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Old 2012-12-27, 15:19   #1
jasong's Avatar
"Jason Goatcher"
Mar 2005

DB316 Posts
Default Possible response to "only uploading is lawsuit-worthy."

I've been thinking about the RIAA's policy of only suing uploaders. What if you had to assert that you weren't breaking copyright law in order to connect to a torrent? People could easily lie about that, but it might make it harder for the RIAA to only sue uploaders.

What do you think?
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Old 2012-12-27, 16:19   #2
NBtarheel_33's Avatar
Jul 2008
Maryland, USA

5×223 Posts

If I understand the finer points of P2P and BitTorrent, etc., whenever you connect to a torrent and download it, piece by piece from peers, you are also uploading pieces to other peers in a similar fashion. Moreover, if you download an entire torrent, and leave your BitTorrent client running, you become a "seed", or a node that is basically screaming "hey, I have a whole copy, come get what you need from me!"

Doesn't that instantly make any downloader an uploader, as well? Especially with respect to seeding; that seems like patent uploading of content for others' consumption. At the very least, it seems to muddy the waters enough to make separation of users into "prosecutable uploaders" and "immune downloaders" excruciatingly difficult, if not outright impossible.

Better solution: The RIAA/MPAA/what-have-you-AA should wake up and embrace the post-Chicxulub world by working with torrent sites and torrent providers to encourage paid memberships or paid downloads (or even something ad-supported) that would allow users to pick and pay for just what it is that they want (e.g. one track instead of an entire 20-track CD). Take the infamous Pirate Bay, for instance. Charge an annual subscription fee of $100-200 and then also charge a nominal amount by the download (or even by the KB/MB/GB). There could also be different download speed levels (pay more for faster speeds), or even an extra fee to access so-called "seeds". Users feel like they are saving money and getting what they want, and the producers of content are getting paid. Seems like a fair compromise.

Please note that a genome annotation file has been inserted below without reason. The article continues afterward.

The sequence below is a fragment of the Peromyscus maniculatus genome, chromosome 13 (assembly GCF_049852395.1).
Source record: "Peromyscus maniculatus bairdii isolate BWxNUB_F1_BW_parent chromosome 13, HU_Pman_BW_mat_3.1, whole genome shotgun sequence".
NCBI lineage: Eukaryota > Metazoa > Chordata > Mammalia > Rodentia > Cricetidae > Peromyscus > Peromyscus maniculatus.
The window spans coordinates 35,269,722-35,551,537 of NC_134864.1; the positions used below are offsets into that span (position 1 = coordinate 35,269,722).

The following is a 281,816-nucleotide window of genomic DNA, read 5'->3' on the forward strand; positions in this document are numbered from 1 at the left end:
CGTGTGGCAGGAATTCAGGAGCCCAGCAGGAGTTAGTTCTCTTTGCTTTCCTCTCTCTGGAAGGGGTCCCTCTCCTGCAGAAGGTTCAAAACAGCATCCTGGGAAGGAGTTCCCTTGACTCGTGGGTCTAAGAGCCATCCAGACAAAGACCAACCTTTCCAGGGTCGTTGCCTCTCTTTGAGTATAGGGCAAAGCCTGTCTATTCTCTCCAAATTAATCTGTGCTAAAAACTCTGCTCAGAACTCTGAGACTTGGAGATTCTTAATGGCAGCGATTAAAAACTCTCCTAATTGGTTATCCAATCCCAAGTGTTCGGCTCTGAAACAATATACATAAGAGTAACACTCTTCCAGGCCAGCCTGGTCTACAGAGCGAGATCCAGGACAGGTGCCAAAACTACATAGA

Just seems silly to me to think that there is any hope at this point of keeping someone from burning a few extra CDs for a friend, whether they do it physically or over the Internet. It didn't work for "home taping" or in the age of "don't copy the floppy". So it makes far more sense for the interested parties to quit wasting money on lawyers and legal threats that really go nowhere (the Pirate Bay guys have all been fined and sentenced to jail in Sweden, but they're all in countries that won't extradite, and their servers are now all over the world in the cloud), and start figuring out how to monetize so-called "piracy".
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Old 2012-12-27, 16:31   #3
firejuggler's Avatar
Apr 2010
Over the rainbow

22·7·103 Posts

NBtarheel_33, you can configure your torrent client in such a way that it does not upload. Not appreciated by the communitty, slower download speed, but no upload.
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Old 2012-12-27, 16:40   #4
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"Jason Goatcher"
Mar 2005

3·7·167 Posts

Another thing they could have is a pay-by-the-minute option. I hate the idea of renting a movie, deciding that it's crap, but then I can't even get a partial refund. OTOH, if the movie is actually good, maybe they deserve more money.

When I buy a 45-minute long show from Amazon(an hour with the commercials) I pay $2.99. That's a little over 6.5 cents a minute. Why not ask for $20 at a time, and only charge for the stuff I actually watch? If I want to watch a 3-minute long chase scene 20 times, that's an hour's worth of content, and they'd deserve the money if I were actually that transfixed by it.

That's the reason most people start torrenting, garbage content, and then their senses get dulled to the illegal aspect of it. It's the RIAA's own fault that society has managed to get so damned addicted to torrenting. When a criminal act puts a consumer in a better position than the honest behavior, there's obviously a problem with the business model.

Last fiddled with by jasong on 2012-12-27 at 16:41
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